Lessons of the Soviet Withdrawal from Afghanistan

  • Middle East Policy

    Middle East Policy has been one of the world’s most cited publications on the region since its inception in 1982, and our Breaking Analysis series makes high-quality, diverse analysis available to a broader audience.

Mark N. Katz

Senior Fellow

After Soviet forces withdrew from Afghanistan in 1988-89, the regime it was defending there fell. This experience contributes to present fears that, if America withdraws from Afghanistan, the regime it is defending will also fall. A closer look at Soviet and Russian actions between 1988 and 1992, though, suggests that this need not have been the result then — and that it need not be the result of an American withdrawal now either.

The Soviet Union invaded Afghanistan in December 1979 to prop up the Marxist regime that had come to power the previous year but which appeared to be on the verge of collapse. Unlike the Soviet invasions of Hungary in 1956 and Czechoslovakia in 1968, however, Soviet forces encountered prolonged resistance that they were unable to defeat. In order to promote his goals of domestic reform and improving Moscow’s relations with the West, Gorbachev withdrew Soviet forces from Afghanistan (which he had termed a “bleeding wound”) between May 1988 and February 1989.

At the time, it was widely predicted that the Marxist regime Moscow had been supporting in Afghanistan would fall within a few months — or even weeks — of the final departure of Soviet forces. The regime of President Najibullah, however, survived until April 1992, over three years after the Soviet withdrawal. Several factors contributed to the regime’s longevity, including the continuation of Soviet military and economic assistance, the mistakes made by some of the mujahideen (the Afghan forces that had fought against the Soviet occupation) as well as their Pakistani supporters, divisions among the various mujahideen groups, and the Najibullah regime’s successful exploitation of these problems. After the downfall of Gorbachev and of the Soviet Union itself in December 1991, though, Moscow’s assistance to Najibullah ended. Without this assistance, Najibullah was unable to continue effectively exploiting the weaknesses of his adversaries. Instead, they were able to exploit his, and so his regime fell. This paper will examine how Moscow’s actions helped Najibullah survive but then contributed to his downfall, as well as how Moscow’s actions affected the other factors influencing the fortunes of the Afghan Marxist regime.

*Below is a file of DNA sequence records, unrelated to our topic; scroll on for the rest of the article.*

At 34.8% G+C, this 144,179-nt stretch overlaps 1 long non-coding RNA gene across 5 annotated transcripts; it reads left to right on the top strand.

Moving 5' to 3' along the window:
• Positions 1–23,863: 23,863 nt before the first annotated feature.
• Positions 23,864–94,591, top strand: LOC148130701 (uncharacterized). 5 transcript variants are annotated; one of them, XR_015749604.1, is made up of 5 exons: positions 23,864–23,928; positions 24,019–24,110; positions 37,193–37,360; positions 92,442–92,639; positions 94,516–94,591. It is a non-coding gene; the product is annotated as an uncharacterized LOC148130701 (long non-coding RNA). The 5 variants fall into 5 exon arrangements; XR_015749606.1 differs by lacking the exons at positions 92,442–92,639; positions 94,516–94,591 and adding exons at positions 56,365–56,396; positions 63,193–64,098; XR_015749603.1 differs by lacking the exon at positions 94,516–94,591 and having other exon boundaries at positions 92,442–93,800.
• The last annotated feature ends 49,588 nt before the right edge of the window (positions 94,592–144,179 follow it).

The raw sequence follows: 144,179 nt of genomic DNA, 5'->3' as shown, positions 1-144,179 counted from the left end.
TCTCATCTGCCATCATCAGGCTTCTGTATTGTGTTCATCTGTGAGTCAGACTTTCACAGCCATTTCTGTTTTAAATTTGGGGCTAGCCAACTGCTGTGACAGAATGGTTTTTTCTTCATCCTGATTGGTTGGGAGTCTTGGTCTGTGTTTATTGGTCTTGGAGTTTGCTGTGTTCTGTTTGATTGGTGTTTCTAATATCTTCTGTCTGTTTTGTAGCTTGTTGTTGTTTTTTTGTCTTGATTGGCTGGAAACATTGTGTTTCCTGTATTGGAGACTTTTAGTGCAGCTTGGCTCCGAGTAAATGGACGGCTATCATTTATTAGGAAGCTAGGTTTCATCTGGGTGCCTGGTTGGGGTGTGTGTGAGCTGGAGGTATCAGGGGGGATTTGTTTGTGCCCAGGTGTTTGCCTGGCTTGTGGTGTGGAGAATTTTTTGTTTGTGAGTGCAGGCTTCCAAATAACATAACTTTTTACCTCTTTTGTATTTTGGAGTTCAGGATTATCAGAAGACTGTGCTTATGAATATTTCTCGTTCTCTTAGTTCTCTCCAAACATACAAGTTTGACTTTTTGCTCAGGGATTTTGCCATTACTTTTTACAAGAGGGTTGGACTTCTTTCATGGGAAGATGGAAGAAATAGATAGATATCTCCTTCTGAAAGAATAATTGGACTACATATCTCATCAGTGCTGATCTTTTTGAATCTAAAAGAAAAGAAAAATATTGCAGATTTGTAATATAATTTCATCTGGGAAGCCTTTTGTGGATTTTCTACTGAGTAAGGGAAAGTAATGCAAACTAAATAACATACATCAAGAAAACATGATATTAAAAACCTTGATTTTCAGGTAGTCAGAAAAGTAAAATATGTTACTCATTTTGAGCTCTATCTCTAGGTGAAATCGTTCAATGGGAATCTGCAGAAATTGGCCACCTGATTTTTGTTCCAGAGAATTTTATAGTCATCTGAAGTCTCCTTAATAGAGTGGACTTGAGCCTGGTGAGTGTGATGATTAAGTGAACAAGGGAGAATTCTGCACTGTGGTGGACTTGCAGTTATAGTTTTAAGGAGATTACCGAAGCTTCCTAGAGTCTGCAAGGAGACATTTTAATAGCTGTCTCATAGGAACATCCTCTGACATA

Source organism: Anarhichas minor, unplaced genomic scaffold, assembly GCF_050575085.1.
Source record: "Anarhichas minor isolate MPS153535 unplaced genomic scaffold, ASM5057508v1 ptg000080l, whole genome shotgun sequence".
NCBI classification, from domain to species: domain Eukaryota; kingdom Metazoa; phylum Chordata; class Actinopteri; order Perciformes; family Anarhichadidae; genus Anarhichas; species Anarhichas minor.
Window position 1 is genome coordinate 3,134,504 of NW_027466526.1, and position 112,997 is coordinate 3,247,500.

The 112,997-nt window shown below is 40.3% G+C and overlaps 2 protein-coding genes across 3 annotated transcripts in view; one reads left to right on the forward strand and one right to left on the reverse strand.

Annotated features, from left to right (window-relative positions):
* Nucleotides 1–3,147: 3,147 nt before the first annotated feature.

1989-91: Soviet Support for Kabul Continues

Although the Soviet troop presence in Afghanistan ended in February 1989, large-scale Soviet military and economic assistance to its Marxist protégés there continued. As Soviet troops withdrew, they left behind literally all their matériel except for the vehicles needed to transport them back over the border. In addition, as Soviet forces withdrew from Eastern Europe following the downfall of communist regimes there in late 1989, some of this weaponry was transferred to Afghanistan. From early 1989 to late 1991, Soviet assistance to Kabul reportedly amounted to $300 million per month. Perhaps this is not a large figure by today’s standards, but it was a much greater amount than the mujahideen were receiving after the Soviet withdrawal, and was a considerable financial burden on the economically beleaguered USSR. Weaponry that Moscow supplied to Kabul included MiG- 27 fighter jets (the Afghan Marxist regime had an air force with some 200 aircraft plus helicopters). In addition, as Zalmay Khalilzad (whom President George W. Bush appointed as special presidential envoy for Afghanistan and then U.S. ambassador to Kabul) noted in 1991,

Moscow has provided more than thirteen hundred Scud-B missiles, hundreds of shorter range Frogs, several hundred tanks, and sixteen hundred five-ton trucks. To keep Kabul supplied, the Soviets launched the biggest air supply effort in its history, sending some twenty-five or more IL-76 transport planes to Kabul each day for much of 1989 (Khalilzad 1991, 82-83).

Indeed, all this was reportedly more than the Marxist regime could effectively use. To help them, though, Moscow left behind about 300 advisers, some of whom reportedly participated in the firing of the Scud missiles at mujahideen targets. (In addition to a regular army of 55,000 men, the Kabul regime also had the support of a 10,000-strong presidential guard and various militias, including an especially effective one raised and led by the ethnic Uzbek leader, General Abdul Rashid Dostum.)